Since LLCs are not considered employers, participants cannot receive wages from the business. This is one of the consequential LLC disadvantages for small businesses, where owners may need to pay someone to manage the rental property. In this case, LLCs cannot offer such positions and must rely on independent contractors instead.
Generally, owners of LLCs can only take profits from the company as payouts and not as wages or salaries. This means that any participant must be a shareholder.
4. Financing Can Be Challenging
When it comes to financing rental properties, LLCs may face some significant drawbacks. Some banks and traditional lenders may be reluctant to lend you money because they cannot seize personal assets if the property owner fails to pay back the loan. This makes it more difficult for business owners who need additional funding for their investments.
Lenders may also require that all LLC owners have perfect credit ratings to qualify for loans. This can be a challenge since some members may not have such.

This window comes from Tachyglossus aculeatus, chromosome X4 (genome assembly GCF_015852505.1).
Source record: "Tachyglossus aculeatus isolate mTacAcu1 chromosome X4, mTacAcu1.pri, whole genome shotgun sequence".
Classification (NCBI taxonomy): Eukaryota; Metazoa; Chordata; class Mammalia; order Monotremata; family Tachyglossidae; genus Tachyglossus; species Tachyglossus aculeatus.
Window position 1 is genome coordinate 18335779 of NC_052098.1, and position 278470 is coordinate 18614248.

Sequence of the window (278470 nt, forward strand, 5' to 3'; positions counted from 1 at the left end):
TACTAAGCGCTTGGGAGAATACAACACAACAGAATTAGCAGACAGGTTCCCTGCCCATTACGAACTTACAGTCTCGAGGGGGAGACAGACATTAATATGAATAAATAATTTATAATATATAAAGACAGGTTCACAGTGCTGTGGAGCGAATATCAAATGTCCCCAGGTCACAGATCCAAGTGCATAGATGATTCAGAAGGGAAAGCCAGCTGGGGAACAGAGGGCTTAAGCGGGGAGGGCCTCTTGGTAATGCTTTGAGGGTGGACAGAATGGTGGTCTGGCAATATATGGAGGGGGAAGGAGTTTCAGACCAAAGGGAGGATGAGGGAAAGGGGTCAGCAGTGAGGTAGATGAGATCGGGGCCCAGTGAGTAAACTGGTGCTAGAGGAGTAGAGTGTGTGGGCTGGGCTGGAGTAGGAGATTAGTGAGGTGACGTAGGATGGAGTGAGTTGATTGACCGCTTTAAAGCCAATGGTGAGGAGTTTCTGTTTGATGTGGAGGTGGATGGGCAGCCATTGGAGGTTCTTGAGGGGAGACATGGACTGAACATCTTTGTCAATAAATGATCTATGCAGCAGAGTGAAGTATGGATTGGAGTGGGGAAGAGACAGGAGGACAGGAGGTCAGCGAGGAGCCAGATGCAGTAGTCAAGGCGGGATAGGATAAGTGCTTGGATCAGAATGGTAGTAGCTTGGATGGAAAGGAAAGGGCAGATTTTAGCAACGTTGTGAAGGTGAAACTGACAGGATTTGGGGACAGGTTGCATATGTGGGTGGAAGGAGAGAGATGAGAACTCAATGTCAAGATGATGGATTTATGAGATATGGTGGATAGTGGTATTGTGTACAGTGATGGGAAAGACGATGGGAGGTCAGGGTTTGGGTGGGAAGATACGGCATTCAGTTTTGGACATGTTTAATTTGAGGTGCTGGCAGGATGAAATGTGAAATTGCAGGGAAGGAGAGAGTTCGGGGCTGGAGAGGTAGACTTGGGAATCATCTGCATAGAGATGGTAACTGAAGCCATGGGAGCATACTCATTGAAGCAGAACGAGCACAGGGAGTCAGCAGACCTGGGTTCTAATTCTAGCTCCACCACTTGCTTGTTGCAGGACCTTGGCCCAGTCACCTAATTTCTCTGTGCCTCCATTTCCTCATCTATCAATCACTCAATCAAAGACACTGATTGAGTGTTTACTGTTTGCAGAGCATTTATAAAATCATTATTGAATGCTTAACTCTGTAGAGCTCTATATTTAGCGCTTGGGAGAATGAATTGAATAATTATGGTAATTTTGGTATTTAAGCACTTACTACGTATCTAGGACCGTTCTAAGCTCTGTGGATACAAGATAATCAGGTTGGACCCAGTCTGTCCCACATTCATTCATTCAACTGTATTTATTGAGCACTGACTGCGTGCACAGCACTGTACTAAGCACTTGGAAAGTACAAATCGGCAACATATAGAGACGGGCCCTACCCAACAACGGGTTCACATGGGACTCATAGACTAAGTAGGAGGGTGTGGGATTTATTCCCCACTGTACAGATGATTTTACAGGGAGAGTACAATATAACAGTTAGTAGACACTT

Finally, LLCs are usually required to provide collateral for a loan when borrowing money from lenders. Equity in the business is often used as collateral which means that if there is a default on the loan, the lender can take ownership of the business.
5. There Is No 100% Assurance of Personal Asset Protection
The personal liability in an LLC is limited, but not absolute. This means that if the business is sued, only the assets of the company can be seized to pay for damages caused by the LLC. However, there are certain cases when personal liabilities may still apply.
For instance, if you fail to perform your due diligence and someone else gets injured or sick because of it, you may still be held personally liable. This is particularly true if you were directly involved in making decisions that led to the injury or illness, even though the liability belongs to the business entity itself.
Also, if an LLC fails to pay taxes on time or comply with other legal requirements, personal assets can be seized as well. LLC benefits are not always guaranteed, and it is wise to keep both personal and business assets separate.
6. Need to Form an LLC for Different States